Some Maryland Republicans, for generations really a minority political force, understandably came to see to their Party as a tribe or a family clan, not primarily as a means of changing public policy. This as an example of how one-party states not only tend to corrupt the ascendant administration, but also tend to diminish the minority party as an active political force working for fresh goals.
Many Maryland Republicans, however, do indeed feel strongly about national issues. But whatever their struggles or their sympathies on national issues, too often their policy benchmarks must inexplicably remain national – never crossing the state line.
Wholly different rules seem to apply when Maryland Republicans pass through that virtual Checkpoint Charlie returning to the Old Line State.
Some Maryland Republicans see it as simply bad taste to call attention to the questionable votes or actions of incumbent Republican state or local lawmakers, or even the missteps of the former governor. They reflexively support Maryland Republican lawmakers whose votes or actions would never pass conservative muster for a Republican-Study-Committee-second in the U.S. House of Representatives.
Center-right voices, nonetheless, have tried to hold accountable Maryland Republican state and local lawmakers (to say nothing of the former governor) on essentially plain vanilla conservative rules. Nothing exotic:
- opposing new state and local taxes;
- opposing state and local spending in excess of inflation and population;
- minimizing Republican pork, and all state spending that has the scent of pork;
- privatizing state and local government activities where possible;
- diminishing, and continually reviewing state and local regulation;
- supporting the Second Amendment in Maryland;
- protecting private property from eminent-domain abuse;
- blocking Green statism;
- thoughtfully opposing menacing “hate crimes” legislation;
- keeping our taxpayer-supported schools from tearing down the American heritage.
For many Republican state lawmakers who served when Bob Ehrlich was governor, there was one set of tax-and-spend rules for Republican governors and another for Democrat governors. That may serve Party zealots well. But it won’t do for principled conservatives. And the practice left the Maryland Republican Party without a policy core for all seasons.
The Annapolis Republicans
Many incumbent General Assembly Republicans and, of course, the Ehrlich government-in-exile, are like the Beltway GOP on the national level.
Call them the Annapolis Republican wing — not to be confused with Anne Arundel County’s conservative delegates to the General Assembly.
The Annapolis Republicans have a strong interest in the system as it is. They just promise to run it better than the Other Team. But they hardly welcome grass-roots scrutiny and recommendations, or primary challenges from capable conservative outsiders. For them, Party resources are for current Republican incumbents.
The Party as a Place of Refuge
Whenever we conservatives try to change the Maryland Republican system — or scrutinize Republican state legislators’ voting records and public statements — we must not appear to the rank and file to be attacking their Republican family. Of course, many party members might prefer Republican “leaders” more in line with their own values. But not at the price of alienating long-time “friends” or engaging in “divisive” discussion about how the Party should be governed and what it should stand for.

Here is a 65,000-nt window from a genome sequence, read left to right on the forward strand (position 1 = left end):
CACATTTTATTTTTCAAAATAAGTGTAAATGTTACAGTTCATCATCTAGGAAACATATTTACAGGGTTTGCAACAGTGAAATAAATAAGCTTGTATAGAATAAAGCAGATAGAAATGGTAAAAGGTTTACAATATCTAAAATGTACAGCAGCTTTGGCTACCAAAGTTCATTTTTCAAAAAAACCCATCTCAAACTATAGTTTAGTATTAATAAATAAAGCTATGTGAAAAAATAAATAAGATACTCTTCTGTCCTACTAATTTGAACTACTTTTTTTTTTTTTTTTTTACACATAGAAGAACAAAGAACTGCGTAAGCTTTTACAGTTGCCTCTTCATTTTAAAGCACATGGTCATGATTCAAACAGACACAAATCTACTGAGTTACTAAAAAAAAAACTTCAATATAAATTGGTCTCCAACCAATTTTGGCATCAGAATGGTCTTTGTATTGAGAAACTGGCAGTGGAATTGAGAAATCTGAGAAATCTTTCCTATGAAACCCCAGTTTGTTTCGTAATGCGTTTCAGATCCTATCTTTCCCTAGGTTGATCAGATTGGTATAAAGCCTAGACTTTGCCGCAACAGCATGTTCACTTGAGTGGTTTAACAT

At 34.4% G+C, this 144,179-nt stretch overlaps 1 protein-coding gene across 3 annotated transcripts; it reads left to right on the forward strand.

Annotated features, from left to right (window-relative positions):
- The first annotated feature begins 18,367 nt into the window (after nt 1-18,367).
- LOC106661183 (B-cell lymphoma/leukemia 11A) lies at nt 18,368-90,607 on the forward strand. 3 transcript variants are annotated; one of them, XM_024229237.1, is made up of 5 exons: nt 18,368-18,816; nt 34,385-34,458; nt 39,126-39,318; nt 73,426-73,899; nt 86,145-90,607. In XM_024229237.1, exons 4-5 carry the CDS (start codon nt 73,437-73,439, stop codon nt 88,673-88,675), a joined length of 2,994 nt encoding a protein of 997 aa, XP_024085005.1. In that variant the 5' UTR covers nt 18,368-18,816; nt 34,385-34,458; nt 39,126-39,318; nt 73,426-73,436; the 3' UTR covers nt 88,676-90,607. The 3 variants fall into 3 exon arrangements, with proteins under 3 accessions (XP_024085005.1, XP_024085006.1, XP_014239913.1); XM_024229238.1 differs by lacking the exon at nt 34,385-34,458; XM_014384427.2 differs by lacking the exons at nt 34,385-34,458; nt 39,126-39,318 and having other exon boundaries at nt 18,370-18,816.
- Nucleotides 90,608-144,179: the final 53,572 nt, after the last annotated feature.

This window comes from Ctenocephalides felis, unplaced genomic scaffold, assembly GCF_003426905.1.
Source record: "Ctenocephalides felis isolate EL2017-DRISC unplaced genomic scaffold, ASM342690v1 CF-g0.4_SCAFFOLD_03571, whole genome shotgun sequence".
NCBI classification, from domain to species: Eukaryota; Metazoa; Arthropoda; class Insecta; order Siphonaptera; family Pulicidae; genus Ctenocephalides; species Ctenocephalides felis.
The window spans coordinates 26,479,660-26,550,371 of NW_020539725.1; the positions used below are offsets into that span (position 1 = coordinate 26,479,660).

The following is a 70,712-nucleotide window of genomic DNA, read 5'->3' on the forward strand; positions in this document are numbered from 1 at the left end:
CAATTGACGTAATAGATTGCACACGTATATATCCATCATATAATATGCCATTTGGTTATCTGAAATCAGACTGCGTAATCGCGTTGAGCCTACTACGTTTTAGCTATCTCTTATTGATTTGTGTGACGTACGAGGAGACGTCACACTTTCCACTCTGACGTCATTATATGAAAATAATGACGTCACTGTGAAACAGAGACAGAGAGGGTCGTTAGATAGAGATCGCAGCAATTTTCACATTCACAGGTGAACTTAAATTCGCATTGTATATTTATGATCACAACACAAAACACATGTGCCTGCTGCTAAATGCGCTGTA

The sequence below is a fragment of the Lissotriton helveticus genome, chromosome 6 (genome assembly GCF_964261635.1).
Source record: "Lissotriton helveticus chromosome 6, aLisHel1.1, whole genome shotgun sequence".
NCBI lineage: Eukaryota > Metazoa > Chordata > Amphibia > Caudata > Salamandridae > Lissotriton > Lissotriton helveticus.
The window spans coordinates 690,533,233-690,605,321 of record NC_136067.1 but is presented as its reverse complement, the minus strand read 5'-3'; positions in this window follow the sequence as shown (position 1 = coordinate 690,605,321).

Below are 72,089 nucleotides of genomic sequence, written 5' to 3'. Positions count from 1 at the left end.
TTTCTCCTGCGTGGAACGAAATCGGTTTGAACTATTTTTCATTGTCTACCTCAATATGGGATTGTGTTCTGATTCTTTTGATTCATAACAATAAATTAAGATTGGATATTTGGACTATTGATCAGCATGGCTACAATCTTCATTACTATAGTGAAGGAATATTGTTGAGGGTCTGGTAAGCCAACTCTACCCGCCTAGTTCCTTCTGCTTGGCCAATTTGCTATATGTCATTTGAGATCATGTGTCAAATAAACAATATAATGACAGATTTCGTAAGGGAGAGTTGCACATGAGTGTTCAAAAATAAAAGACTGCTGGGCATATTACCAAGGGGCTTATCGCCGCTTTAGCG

The Maryland Republican Party also provides a place of shelter for the like-minded — particularly in these times. But not every Maryland Republican is, or wants to be, part of a movement — with all the tumult and political and personal risk such an effort entails — to push back against the very dangerous Obama Revolution.
The texture of the state Republican Party today is perhaps an understandable product of Maryland history. But we conservatives have to recognize that fact, yet not lose our way as we move ahead.
Maryland Conservatives Need a Plan
Exceptional Maryland GOP staff like John Flynn were constantly pummeled by the Annapolis Republicans and their media allies, each of whom wish to push the Maryland GOP irreversibly toward big government for their own reasons.
The Annapolis Republicans have kept up a drumbeat of criticism against Party chairman Jim Pelura almost since he took office. The current uproar is part of these planned, continuing salami tactics of attacking his chieftaincy, slice by slice.
How many rank-and-file Maryland GOP members will soon tire of this “Pelura controversy” — however contrived and orchestrated — and settle for whatever the Annapolis Republican wing wants just for the sake of “peace in the family” and “unity”? Time will shortly tell.
Conservatives in the Maryland Republican Party might reflect on all this as they learn about the tone of the Party executive committee’s deliberations next Saturday.
Most important, conservatives should now be developing their own Maryland agenda — whatever the outcome of the factional fighting within the Republican Party: a thoughtful agenda looking ahead past the next election, one whose principles work for all seasons, but not one largely invested in a particular figure.
We cannot say it enough.These are very dangerous times without short-term fixes. We must keep our eyes on the main concerns — our liberty, our national security, our prosperity. As folks used to ask during the Second World War, “Don’t you know there is a war on?”
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